Daniel Saidi's Blog
In this blog post, I will show how to reduce the amount of code you have to type
when testing enums, by using the new
In this blog post, I will show how to automate setting up Xcode for you and your
team, including setting up required tools, simplify enforcing common conventions
Fastlane in a way that is easy to extend if you need
to automate more tasks later on.
After installing Xcode 10 yesterday evening, I started migrating my open source
libraries to Swift 4.2. While most migrations were painless, one caused me some
headache, since the library depends on
SwiftyDropbox which does not yet support
Swift 4.2. Adding the
SwiftyDropbox dependency makes the library compile, but
the demo app crashes at runtime.
In this post, I’ll describe how you can automate setting up your new Mac, with a
modular and extensible terminal script. This script will install system software,
applications, configure your computer etc. in just minutes.
After years of iOS and Swift development, I have come to a point where I am very
happy with my way of handling project structures, code conventions, tooling etc.
Here, I’ll discuss a series of posts that I will write to descibe this in detail,
in hope that it may be of help to others. If not, it will at least serve as some
sort of self-reference.
I upgraded my computer to OSX Mojave a while back. Most things work really well,
but I have faced some strange keybinding issues with my Swedish keyboard. One such
backslash, which now opens up the help menu instead.
It’s been a long time coming, but I eventually got around to start replacing all
NSCoding objects in a Swift library with the (not so) new
This blog post will cover some learnings I’ve collected along the way.
In an app I’m working on, I had an idea on how to redesign the way we extend our
protocol-based domain model. However, what first looked like a walk in the park,
turned into a
Swift nightmare, with problems that I am still struggling with.
Join me in my endeavors…and reach out a helping hand if you have one.
In my previous post, I wrote about how I do
not like iOS delegates and target/selectors and how I prefer to use closures.
After hearing so many good things about
RxSwift and not having the opportunity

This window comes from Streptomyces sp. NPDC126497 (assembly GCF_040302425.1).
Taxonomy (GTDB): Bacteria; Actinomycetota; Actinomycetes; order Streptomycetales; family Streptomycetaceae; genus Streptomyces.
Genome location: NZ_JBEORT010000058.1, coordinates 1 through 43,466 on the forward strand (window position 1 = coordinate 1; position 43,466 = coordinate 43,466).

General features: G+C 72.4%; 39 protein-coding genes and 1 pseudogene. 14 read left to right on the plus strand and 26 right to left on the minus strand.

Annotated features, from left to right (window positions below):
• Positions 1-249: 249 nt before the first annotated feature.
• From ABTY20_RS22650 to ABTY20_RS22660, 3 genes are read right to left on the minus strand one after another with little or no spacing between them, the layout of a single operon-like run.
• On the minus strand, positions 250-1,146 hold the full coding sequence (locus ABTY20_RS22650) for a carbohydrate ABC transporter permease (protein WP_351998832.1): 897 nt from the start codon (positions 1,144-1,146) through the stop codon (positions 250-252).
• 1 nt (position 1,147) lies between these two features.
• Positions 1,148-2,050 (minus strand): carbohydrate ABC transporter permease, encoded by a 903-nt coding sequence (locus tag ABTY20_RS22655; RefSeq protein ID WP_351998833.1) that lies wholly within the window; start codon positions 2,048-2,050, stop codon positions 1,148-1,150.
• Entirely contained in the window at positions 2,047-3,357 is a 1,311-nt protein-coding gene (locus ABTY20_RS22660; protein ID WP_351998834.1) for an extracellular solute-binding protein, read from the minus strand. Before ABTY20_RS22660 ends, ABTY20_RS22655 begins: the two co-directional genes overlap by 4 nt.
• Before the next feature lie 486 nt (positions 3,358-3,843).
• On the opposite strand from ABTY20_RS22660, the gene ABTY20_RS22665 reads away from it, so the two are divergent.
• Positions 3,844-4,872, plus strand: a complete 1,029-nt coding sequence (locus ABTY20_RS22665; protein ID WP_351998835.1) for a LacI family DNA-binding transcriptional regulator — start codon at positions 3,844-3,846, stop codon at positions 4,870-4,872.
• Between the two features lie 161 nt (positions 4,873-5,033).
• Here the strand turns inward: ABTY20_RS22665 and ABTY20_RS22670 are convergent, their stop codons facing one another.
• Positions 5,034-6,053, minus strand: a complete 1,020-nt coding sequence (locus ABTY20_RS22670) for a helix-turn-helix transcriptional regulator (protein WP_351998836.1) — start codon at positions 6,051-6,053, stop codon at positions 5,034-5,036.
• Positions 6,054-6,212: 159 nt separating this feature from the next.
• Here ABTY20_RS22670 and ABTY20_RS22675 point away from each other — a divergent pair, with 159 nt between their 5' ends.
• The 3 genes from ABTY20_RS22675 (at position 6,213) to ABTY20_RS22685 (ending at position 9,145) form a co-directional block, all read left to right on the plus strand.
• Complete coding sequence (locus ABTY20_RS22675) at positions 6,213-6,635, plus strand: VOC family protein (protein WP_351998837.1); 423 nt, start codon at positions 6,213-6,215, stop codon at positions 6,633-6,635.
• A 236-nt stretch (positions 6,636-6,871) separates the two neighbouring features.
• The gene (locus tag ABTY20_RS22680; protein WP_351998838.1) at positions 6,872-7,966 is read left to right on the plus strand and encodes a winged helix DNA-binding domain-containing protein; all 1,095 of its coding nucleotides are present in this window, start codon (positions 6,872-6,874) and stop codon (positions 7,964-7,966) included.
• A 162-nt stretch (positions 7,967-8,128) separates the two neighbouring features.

to try it at work, I decided to use it when I rewrote an old app of mine.
Tonight, I finally sat down with my oldest daughter Cornelia, to play with Swift
Playgrounds and try to teach her a bit about programming.
In this post, I will write about my experience using Working Copy on my iPad Pro,
adding a blog post to a Jekyll-powered blog, then pushing the result to GitHub.
As a Swede, I’m often frustrated by my restricted English vocabulary. In lack of
a rich set of adjectives, I’m often forced into a bad habit of using a basic set
which I then emphasize by throwing in a “very” or “really”. It is frustrating to
feel how your well-developed Swedish thought is ground into banality, as you try
to verbalize it in English. Must be tedious to listen to as well.
In an app of mine, I want to add placeholder support to
UITextView. Since this
is not built-in for
UITextView, I created three extensions to help me out:
This is a walkthrough of my talk at CocoaHeads Sthlm, April 3 2017,
where I covered:
I am really looking forward to a HoloLens event at tretton17
next week, where Jimmy Engström will demonstrate this awesome piece of technology:
When creating CocoaPods, I use Quick for tests
and Nimble for assertions. They are great and
really speed up writing tests.
After procrastinating for too long, I finally decided to spend one minute of my
life to setup git autocomplete. The original discussion where I found this info
can be found here.
I finally made it! After years and years of “I really shouldn’t”, I finally got
around to abandon my old hosting provider and move all my sites to GitHub.